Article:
Are Salamanders Dangerous?
Last updated: 05/06/2021
Estimated read time: 3 minutes
Despite their bright colors, salamanders are entirely harmless if they are not handled or touched. These small animals are somewhat reclusive, meaning that they generally run away from and avoid contact with humans.
What are Salamanders?
A salamander is an amphibian, which means that they are cold-blooded and spend part of their lives living in water and part of it living on land. They are often confused with lizards because of their slender bodies, blunt snouts, short limbs, and tail. One easy way to tell them apart is that lizards have dry skin with scales, while salamanders have moist, smooth skin. Additionally, lizards can often be found bathing in the sun, while salamanders prefer damp habitats near rivers, streams, logs, and under rocks.
What do Salamanders eat?
Salamanders mainly eat small animals, including worms, spiders, insects, slugs, snails, mosquitoes, flies, and even other salamanders.
Do Salamanders live in Maryland?
Roughly 20 species of salamanders inhibit Maryland—some species, such as the Eastern Tiger salamander and the Green salamander, are categorized as endangered. Like the Eastern Mud salamander or the Jefferson salamander, others are rare and on the Maryland Watchlist. Check out the Department of Natural Resources’ Field Guide to learn more about the species.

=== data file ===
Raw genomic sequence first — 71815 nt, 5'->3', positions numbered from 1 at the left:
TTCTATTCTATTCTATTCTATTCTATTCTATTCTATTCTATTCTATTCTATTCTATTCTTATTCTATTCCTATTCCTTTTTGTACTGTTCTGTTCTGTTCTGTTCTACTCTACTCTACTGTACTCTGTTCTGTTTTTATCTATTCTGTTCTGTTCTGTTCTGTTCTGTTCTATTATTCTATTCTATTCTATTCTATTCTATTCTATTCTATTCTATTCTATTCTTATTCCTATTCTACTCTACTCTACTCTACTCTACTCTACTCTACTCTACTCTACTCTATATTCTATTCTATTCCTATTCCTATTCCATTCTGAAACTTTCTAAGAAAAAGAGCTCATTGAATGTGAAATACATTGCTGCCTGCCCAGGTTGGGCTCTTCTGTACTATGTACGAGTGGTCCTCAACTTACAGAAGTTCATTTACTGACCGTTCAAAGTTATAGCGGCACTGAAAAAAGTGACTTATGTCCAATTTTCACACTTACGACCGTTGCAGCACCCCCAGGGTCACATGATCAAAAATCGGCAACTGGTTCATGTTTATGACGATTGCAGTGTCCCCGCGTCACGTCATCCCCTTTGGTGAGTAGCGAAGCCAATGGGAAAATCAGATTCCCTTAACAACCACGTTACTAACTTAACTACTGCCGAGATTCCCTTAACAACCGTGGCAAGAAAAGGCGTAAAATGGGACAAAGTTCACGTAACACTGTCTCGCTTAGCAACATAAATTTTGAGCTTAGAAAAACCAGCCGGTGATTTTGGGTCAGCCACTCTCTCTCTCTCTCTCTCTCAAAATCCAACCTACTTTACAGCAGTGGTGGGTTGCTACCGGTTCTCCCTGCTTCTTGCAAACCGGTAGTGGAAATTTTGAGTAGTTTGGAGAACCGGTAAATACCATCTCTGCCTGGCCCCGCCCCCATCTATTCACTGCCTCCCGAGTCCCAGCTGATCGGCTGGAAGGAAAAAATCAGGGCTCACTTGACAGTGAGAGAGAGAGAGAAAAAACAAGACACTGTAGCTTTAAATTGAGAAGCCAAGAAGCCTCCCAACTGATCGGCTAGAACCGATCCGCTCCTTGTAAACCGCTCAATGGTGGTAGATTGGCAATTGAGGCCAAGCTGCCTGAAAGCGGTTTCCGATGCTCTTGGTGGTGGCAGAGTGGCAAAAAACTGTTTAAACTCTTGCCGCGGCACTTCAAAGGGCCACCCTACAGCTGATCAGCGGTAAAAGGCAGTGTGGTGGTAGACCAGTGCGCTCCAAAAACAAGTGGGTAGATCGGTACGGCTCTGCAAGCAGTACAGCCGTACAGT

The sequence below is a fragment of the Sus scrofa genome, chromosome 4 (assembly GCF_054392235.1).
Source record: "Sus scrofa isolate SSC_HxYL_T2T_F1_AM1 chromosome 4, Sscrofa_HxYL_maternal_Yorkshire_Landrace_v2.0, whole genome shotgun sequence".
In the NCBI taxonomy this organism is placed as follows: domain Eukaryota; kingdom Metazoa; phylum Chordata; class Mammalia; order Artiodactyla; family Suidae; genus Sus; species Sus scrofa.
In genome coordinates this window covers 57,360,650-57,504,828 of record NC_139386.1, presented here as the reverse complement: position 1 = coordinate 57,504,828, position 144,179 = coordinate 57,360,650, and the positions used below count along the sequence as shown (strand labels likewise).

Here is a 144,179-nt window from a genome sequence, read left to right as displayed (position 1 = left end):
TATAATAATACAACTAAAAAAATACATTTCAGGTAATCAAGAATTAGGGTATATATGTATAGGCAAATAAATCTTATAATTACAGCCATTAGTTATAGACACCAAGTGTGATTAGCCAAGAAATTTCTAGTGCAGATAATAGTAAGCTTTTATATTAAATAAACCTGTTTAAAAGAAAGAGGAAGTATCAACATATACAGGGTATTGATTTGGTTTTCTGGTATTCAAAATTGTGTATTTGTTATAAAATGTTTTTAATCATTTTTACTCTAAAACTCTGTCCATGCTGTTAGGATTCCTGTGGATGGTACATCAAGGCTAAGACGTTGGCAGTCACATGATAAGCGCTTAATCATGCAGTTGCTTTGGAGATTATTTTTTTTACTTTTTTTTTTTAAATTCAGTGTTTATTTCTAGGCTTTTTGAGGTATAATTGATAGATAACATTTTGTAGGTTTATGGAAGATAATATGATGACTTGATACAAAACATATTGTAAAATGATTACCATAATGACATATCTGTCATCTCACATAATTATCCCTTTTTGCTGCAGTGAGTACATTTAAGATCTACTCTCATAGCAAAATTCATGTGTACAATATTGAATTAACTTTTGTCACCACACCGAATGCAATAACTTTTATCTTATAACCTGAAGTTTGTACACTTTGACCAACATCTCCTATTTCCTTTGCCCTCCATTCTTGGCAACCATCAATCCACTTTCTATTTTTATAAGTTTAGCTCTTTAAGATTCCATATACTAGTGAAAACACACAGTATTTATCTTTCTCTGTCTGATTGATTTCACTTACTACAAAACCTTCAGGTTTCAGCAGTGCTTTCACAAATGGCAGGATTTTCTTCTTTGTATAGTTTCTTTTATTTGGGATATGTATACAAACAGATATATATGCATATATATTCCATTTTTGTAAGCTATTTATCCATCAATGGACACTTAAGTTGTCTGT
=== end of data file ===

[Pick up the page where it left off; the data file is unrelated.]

Do Salamanders Bite?
Yes, salamanders can bite, though they rarely do, as they are timid and tend to avoid confrontation. In most cases, the amphibian will only bite if it mistakes your hand for food. While their small teeth rarely penetrate the skin, clean the wound immediately and monitor for signs of an infection.
Are Salamanders poisonous?
While salamanders are not venomous (meaning that their bite is not toxic), their skin is poisonous. If you happen to come into contact with a salamander, be sure to thoroughly wash your hands afterward and avoid rubbing your eyes or touching your mouth to prevent irritation.
How To Get Rid Of Salamanders
In most cases, if you find a salamander on your property, it is best to leave it alone. They will not harm you and act as a form of natural pest control through their eating habits.
If you find several salamanders or want them out of your yard, we encourage you to avoid harming the amphibians, especially as several species are endangered. Instead, use natural and organic repellents to keep them off your property.
- Salamanders have a keen sense of smell, so consider scattering mothballs around your yard or buying electronic repellents that plug into outdoor sockets—they dislike the odor and will move away from them.
- You can also scatter granules or spray repellent around damp areas to discourage salamanders from building nests and laying eggs.
- Additionally, regularly drain standing freshwater to prevent salamanders from breeding in your yard.
If you are still having problems or would like to talk to a local expert, make sure to reach out to the team at BOG Pest Control for personalized solutions that are eco-friendly and safe for your family.
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